Kornelia Berzsenyi

March 21, 1904 - November 8, 1986
 

George's mother was born on the first day of the Spring of 1904 in the small village of Nikla, in the District of Somogy, Hungary.  Her father, Sándor Berzsenyi was a wealthy land-owner there, who also had a law office in nearby Marcali, where he practiced law with a fellow landowner and distant cousin of his.  Her mother, Lenke Juhász, was from the neighboring village of Pusztakovácsi, where her father was a noble man, who also owned some land.  She was one of the most beautiful women of Somogy, and 23 years younger than her husband.  Their marriage was blessed with five children, of whom only the three girls survived, with my mother being the youngest.  In baptism she was named Zsuzsánna Kornélia Györgyike, of which she used the latter two most often.  But among friends and family members, she was known by the nickname, Donci.

 

The Berzsenyi family was of old nobility, which was reaffirmed in 1559. It was made famous by my mother’s great-grandfather, the poet Dániel Berzsenyi (1776-1836), who is still one of the most celebrated classical poets of Hungary.  It was he, who moved to Nikla in his youth, settling on his mother’s estate, which was greatly enlarged by his grandson, my grandfather.  Thus, my mother grew up with all the riches a well-run country estate could provide.  There were servants galore, as well as governesses and others entrusted with the education of the three girls in basic subjects, as well as proper behavior (etiquette).  They had piano lessons and mastered English, German and French so much so that one of my aunts could still converse in French, the least emphasized of the three languages, even in her eighties.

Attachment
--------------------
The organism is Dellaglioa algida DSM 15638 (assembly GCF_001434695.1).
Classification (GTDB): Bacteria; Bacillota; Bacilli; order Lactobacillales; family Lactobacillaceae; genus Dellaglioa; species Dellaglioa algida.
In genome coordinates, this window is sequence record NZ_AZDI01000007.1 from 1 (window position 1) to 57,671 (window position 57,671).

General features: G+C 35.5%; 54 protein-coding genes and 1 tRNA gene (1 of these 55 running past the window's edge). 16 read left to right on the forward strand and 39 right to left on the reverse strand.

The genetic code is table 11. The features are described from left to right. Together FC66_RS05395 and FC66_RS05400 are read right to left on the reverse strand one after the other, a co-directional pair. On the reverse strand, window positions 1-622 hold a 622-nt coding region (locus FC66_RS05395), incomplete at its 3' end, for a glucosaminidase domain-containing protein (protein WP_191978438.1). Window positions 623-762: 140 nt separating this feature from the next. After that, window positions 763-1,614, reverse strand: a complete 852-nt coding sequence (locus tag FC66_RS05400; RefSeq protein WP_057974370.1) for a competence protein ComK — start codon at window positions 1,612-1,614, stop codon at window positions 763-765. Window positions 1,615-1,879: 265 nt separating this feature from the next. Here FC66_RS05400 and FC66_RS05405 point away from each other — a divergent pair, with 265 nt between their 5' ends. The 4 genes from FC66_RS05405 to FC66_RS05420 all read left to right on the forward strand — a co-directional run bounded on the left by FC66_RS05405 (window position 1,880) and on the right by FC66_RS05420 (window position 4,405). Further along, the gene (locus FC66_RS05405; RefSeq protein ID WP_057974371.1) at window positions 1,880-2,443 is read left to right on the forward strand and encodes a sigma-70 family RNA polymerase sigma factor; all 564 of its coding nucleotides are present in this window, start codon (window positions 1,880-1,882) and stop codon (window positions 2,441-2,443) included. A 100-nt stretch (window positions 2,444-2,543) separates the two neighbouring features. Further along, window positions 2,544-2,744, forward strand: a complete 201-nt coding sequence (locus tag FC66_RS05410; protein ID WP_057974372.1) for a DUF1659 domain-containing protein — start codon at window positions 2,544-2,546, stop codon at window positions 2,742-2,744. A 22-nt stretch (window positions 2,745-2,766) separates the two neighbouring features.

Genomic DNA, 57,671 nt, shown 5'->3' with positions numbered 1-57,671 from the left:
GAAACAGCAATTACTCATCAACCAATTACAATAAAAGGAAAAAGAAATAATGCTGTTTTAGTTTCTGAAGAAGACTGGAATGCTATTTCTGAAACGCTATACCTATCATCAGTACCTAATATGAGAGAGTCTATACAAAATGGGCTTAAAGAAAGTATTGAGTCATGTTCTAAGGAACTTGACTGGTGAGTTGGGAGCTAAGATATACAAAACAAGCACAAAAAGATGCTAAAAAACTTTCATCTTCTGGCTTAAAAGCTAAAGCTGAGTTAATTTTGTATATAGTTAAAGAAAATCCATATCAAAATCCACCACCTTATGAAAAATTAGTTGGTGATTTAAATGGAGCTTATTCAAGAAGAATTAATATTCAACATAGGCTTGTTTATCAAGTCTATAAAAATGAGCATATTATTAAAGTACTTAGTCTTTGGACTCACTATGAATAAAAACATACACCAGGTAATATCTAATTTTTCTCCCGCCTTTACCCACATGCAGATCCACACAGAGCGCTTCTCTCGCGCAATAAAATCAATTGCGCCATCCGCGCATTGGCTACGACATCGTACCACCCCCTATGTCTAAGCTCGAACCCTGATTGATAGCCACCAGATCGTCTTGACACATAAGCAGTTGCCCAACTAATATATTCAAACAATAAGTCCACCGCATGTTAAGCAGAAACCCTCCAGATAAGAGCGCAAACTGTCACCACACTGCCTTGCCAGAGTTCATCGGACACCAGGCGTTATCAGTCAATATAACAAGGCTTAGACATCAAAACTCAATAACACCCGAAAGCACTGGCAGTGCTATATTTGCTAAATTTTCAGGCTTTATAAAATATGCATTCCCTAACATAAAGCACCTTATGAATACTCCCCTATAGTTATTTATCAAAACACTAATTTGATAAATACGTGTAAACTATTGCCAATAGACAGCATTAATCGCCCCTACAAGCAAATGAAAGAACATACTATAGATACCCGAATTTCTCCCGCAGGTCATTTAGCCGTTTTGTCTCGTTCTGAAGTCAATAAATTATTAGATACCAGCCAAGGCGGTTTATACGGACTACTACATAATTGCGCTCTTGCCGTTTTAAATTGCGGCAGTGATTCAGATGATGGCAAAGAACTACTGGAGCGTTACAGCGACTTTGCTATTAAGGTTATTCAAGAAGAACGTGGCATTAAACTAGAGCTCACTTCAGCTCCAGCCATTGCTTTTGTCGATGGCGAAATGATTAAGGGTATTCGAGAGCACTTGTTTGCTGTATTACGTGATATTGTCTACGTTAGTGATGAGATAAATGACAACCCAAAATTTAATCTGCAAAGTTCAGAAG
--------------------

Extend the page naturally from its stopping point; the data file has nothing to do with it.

In view of her losing both of her sons as babies, my grandmother was very protective of her daughters.  Nevertheless, my mother was allowed to learn how to ride horses and to take part in competitions with her horses both in dressage and jumping.  She also mastered how to drive a four-in-hand and five-in-hand, and won various trophies there too.  Unfortunately, most of her trophies were lost during World War II, but their memories remained with her throughout her life.

 

While the loss of World War I was hard on Hungary, it barely affected the carefree life in the countryside.  There were no dire consequences of the brief, but brutal communist dictatorship either, for my grandfather was well liked and respected by everyone in Nikla.  In fact, he was instrumental in making sure that none of the communists of the village were punished afterwards --- a gesture soon to be forgotten.  When the communists came back into power following the loss of World War II, we barely survived its terror.  By then, my grandfather, who died in 1921, was long forgotten.

 

Between the wars my mother assisted my grandmother in the management of the estate, and hence even delayed marrying my father for some time.  They were engaged for a full 3 years, rare even in those days.  They got married on the 26th of October, 1935 in Nikla; their wedding photo is shown below.

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